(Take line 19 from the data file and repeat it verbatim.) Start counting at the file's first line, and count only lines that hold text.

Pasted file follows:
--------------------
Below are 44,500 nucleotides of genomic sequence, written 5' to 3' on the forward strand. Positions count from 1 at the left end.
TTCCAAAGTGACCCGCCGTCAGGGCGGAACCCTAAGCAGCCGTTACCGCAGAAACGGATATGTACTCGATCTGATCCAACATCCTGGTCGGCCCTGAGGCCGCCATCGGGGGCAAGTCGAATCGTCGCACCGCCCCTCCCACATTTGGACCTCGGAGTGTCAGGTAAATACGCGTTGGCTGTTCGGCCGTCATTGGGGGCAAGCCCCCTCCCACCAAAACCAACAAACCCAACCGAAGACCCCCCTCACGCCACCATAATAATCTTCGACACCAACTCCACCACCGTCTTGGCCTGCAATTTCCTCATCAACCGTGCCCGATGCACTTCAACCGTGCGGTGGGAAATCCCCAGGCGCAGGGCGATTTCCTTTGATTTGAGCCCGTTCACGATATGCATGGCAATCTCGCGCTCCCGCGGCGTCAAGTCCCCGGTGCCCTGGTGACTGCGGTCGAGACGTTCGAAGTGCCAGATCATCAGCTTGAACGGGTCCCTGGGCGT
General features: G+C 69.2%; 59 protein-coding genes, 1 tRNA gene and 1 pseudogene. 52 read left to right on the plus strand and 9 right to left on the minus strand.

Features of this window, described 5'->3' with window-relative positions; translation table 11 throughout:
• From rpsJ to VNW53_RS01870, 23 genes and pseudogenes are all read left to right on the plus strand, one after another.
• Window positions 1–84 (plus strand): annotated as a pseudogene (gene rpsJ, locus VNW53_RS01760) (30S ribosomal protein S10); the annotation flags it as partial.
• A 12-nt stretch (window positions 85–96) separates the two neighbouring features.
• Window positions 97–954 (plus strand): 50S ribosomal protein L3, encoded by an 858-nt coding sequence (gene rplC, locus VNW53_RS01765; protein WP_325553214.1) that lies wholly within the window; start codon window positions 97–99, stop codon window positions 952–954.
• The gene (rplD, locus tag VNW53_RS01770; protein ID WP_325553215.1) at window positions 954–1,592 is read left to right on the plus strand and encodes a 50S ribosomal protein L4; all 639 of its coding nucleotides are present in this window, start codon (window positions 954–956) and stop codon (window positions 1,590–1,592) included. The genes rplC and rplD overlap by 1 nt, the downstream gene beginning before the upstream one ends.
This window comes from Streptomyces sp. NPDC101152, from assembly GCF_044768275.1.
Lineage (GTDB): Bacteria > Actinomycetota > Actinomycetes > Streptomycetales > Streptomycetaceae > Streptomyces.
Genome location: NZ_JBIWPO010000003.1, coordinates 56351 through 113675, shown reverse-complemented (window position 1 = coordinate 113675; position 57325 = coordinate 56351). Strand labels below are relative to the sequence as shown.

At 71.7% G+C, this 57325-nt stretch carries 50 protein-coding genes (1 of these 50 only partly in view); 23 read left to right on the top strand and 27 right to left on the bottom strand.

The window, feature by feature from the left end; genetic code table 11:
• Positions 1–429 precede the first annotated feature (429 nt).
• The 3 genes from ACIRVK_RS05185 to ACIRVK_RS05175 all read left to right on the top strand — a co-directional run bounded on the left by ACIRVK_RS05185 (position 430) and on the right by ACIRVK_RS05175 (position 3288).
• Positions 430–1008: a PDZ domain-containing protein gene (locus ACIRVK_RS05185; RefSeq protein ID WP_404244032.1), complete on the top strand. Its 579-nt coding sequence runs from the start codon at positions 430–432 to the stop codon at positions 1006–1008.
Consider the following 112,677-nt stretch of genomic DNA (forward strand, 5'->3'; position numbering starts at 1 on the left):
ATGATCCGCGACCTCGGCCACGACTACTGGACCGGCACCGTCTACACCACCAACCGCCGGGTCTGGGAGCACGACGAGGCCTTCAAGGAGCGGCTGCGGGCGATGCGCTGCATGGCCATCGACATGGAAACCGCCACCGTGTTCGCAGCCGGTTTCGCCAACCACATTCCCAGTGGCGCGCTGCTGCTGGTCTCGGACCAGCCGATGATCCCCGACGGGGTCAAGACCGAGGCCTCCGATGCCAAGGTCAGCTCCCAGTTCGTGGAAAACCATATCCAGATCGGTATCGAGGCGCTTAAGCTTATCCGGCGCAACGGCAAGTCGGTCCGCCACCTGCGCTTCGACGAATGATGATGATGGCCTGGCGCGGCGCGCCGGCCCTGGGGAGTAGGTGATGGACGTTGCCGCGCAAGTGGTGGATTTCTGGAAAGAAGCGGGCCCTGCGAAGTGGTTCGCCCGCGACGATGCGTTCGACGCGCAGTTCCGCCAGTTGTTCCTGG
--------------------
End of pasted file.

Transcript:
ATGATCCGCGACCTCGGCCACGACTACTGGACCGGCACCGTCTACACCACCAACCGCCGGGTCTGGGAGCACGACGAGGCCTTCAAGGAGCGGCTGCGGGCGATGCGCTGCATGGCCATCGACATGGAAACCGCCACCGTGTTCGCAGCCGGTTTCGCCAACCACATTCCCAGTGGCGCGCTGCTGCTGGTCTCGGACCAGCCGATGATCCCCGACGGGGTCAAGACCGAGGCCTCCGATGCCAAGGTCAGCTCCCAGTTCGTGGAAAACCATATCCAGATCGGTATCGAGGCGCTTAAGCTTATCCGGCGCAACGGCAAGTCGGTCCGCCACCTGCGCTTCGACGAATGATGATGATGGCCTGGCGCGGCGCGCCGGCCCTGGGGAGTAGGTGATGGACGTTGCCGCGCAAGTGGTGGATTTCTGGAAAGAAGCGGGCCCTGCGAAGTGGTTCGCCCGCGACGATGCGTTCGACGCGCAGTTCCGCCAGTTGTTCCTGG